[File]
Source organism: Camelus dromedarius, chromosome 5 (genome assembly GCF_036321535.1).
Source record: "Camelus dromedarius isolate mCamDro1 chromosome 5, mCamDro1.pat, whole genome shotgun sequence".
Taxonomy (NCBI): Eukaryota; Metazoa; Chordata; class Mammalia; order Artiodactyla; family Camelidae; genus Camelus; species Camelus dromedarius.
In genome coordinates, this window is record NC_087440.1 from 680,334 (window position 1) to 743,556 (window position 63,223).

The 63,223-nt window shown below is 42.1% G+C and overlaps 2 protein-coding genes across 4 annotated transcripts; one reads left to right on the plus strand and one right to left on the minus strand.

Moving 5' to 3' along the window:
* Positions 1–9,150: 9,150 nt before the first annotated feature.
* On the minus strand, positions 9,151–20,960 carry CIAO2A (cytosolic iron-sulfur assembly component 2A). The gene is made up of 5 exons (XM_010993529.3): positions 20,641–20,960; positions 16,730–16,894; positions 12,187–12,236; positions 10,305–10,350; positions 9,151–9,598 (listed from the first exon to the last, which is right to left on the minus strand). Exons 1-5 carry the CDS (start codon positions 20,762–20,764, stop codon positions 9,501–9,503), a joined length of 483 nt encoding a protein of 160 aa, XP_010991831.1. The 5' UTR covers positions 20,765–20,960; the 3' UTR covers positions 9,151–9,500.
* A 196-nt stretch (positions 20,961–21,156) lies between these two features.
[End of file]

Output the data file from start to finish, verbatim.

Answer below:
Source organism: Camelus dromedarius, chromosome 5 (genome assembly GCF_036321535.1).
Source record: "Camelus dromedarius isolate mCamDro1 chromosome 5, mCamDro1.pat, whole genome shotgun sequence".
Taxonomy (NCBI): Eukaryota; Metazoa; Chordata; class Mammalia; order Artiodactyla; family Camelidae; genus Camelus; species Camelus dromedarius.
In genome coordinates, this window is record NC_087440.1 from 680,334 (window position 1) to 743,556 (window position 63,223).

The 63,223-nt window shown below is 42.1% G+C and overlaps 2 protein-coding genes across 4 annotated transcripts; one reads left to right on the plus strand and one right to left on the minus strand.

Moving 5' to 3' along the window:
* Positions 1–9,150: 9,150 nt before the first annotated feature.
* On the minus strand, positions 9,151–20,960 carry CIAO2A (cytosolic iron-sulfur assembly component 2A). The gene is made up of 5 exons (XM_010993529.3): positions 20,641–20,960; positions 16,730–16,894; positions 12,187–12,236; positions 10,305–10,350; positions 9,151–9,598 (listed from the first exon to the last, which is right to left on the minus strand). Exons 1-5 carry the CDS (start codon positions 20,762–20,764, stop codon positions 9,501–9,503), a joined length of 483 nt encoding a protein of 160 aa, XP_010991831.1. The 5' UTR covers positions 20,765–20,960; the 3' UTR covers positions 9,151–9,500.
* A 196-nt stretch (positions 20,961–21,156) lies between these two features.